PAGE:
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What to Eat For Healthy Fingernails

Posted Oct 22 2008 4:37pm 1 Comment

Are you ready to show your finger - and toenails for summer or will you cover them with nail polish? There are a variety of different problems that can affect finger - and toenails.

Sometimes the change in nails can be health related and most commonly nutritional deficiencies.

Health problems including heart disease, respiratory problems and anemia can cause telltale changes in the nails.

Anything that impairs the body's absorption and use of proteins for tissue repair can cause abnormal nail growth.

Poor production of stomach acid or digestive enzymes, poor protein intake, poor nutrition from junk and processed foods, excessive exposure to water, chemicals, and nail biting can all play a part in nail health. This can make nail growth very slow, cause horizontal or vertical ridges and nails may be brittle.

Finding and correcting these problems can make a visible difference in nails, sometimes within weeks.

Health problems can affect the condition of nails...

Blackish, splinter like bits in the nails can be a sign of bacterial endocarditis, a serious heart infection.

White nail color can be a sign of liver diease.

Yellowish, thickened, slow-growing nails can be related to lung disease.

Easily broken nails can be a sign of deficiency of calcium, silica and certain trace minerals.
--Calcium-rich foods include all dairy foods, especially yogurt, dark green leafy vegetables, almonds, beans, and sardines.

Horizontal ridges can be an indicator of injury, infection or illness. May be an under active thyroid.

Vertical ridges may point to poor nutrient absorption due to junk food and processed food diet.

Pitted nails may be associated with psoriasis.

Spoon-shaped nails can mean an iron deficiency.
--Eat more iron-rich foods such as eggs, liver, green-leafy vegetables, blackstrap molasses, almonds, poultry, whole grain breads and cereals, avocados, beets, dates, lima beans, pumpkins, peaches, pears, prunes, watercress, soybeans, raisins.

Very pale colored nail beds may be a sign of anemia.

For brittle or poorly growing nails eggs are a good source of sulfur-containing amino acids, which are excellent for supporting nail growth.

Avoid refined sugar and flour. This helps keep blood-insulin levels under control, which will allow better absorption of proteins.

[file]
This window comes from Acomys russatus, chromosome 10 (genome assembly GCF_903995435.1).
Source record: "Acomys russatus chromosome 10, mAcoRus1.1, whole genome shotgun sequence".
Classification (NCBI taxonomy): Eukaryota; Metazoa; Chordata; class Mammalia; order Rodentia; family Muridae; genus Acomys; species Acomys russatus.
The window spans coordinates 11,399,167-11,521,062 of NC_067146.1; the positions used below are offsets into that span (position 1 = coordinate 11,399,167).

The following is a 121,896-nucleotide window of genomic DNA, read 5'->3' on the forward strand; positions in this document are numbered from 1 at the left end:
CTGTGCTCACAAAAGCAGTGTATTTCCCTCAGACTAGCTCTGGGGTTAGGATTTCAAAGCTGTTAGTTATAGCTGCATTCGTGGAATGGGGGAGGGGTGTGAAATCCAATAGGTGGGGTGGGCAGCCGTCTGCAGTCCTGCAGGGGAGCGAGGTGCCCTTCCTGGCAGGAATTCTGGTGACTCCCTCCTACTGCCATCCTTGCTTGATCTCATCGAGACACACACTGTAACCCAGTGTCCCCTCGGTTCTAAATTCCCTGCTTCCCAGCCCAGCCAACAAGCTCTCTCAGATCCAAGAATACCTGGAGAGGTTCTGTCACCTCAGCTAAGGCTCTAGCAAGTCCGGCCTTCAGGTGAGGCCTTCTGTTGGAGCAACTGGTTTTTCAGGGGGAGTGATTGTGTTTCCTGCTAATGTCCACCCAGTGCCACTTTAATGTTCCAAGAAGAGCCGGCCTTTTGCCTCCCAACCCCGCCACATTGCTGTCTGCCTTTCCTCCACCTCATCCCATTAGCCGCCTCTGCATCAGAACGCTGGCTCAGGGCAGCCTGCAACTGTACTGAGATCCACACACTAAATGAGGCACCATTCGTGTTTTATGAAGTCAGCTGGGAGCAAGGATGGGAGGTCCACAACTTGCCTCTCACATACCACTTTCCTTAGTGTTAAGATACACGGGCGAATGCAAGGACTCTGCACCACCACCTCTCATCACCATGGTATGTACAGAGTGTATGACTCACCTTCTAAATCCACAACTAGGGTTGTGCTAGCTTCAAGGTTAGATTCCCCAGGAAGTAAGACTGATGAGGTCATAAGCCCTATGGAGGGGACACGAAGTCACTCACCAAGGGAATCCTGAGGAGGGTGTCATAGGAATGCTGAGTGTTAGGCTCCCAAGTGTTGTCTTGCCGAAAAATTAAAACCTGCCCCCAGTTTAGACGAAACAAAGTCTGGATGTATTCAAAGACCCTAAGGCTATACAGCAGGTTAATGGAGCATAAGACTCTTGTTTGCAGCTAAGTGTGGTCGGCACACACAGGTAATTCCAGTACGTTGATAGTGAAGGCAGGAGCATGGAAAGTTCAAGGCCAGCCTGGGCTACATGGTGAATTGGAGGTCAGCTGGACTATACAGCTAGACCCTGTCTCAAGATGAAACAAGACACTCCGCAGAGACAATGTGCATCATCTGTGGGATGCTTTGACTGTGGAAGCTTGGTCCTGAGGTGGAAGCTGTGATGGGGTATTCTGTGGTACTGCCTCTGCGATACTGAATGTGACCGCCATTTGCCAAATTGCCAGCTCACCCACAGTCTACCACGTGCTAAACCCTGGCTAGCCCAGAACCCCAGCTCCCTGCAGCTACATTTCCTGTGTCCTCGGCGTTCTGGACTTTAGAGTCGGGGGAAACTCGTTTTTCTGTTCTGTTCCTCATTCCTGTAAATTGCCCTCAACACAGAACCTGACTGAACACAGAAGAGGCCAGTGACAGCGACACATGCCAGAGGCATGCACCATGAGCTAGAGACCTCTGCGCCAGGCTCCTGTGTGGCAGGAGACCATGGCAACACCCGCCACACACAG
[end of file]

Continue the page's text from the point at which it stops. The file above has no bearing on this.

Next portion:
Take a good enzyme supplement.

Eat foods rich in Vitamin A.
--Vitamin A food sources; milk, butter, cheese and eggs - chicken, kidney, liver, liver pate - fish oils, mackerel, trout, herring.

Another source of vitamin A is a substance called beta-carotene. This is converted by the body into vitamin A. It is found in orange, yellow and green vegetables and fruits.

If you have white spots under your nails eat foods with vitamin B and zinc.
B-vitamins are abundant in organ meats, like liver and kidneys, as well as fish, cheese, yogurt, milk, eggs, mushrooms, beans (especially chickpeas), avocadoes, bananas, nuts, seeds, and whole grains.

Sources of zinc include beef, lamb, pork, crabmeat, turkey, chicken, lobster, clams and salmon.

If you are a vegetarian, dairy products such as milk and cheese, yeast, peanuts, beans, and wholegrain cereals, brown rice, whole wheat bread, potato and yogurt have zinc. Pumpkin seeds offer one of the most concentrated non-meat food sources of zinc.

More food sources for good nail health:

--Vitamin C in citrus fruits, red peppers, broccoli, dark greens, kiwis, and strawberries.
--Folic acid is plentiful in orange juice, beans, whole grains, and green vegetables.
--Essential fatty acids are found in fatty fish such as tuna, salmon, trout, mackerel, and herring, as well as flaxseeds, nuts, seeds, and tofu.

Paying attention to nail hygienge and good healthy nutrition may help you avoid infection, ingrown toenails and other nail problems.

source: Smart medicine for healthy living, Janet Zand, ND, OMD, LAc,. Allan N. Spreen, MD, CNC,. Dr. James B. LaValle, RPh, DHM, ND, CCN. pages, 434-435

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Comments (1)
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I have always had weak nails. Recently I had artificial nails on for 3 months and just removed them to find alot of damage underneath. All nails have white color to them and one looks like it is black and blue. 2 of them are seperated totally from the nailbed. I am worried that I will lose my nails. I am going to see a Doctor but what can I do right now? 
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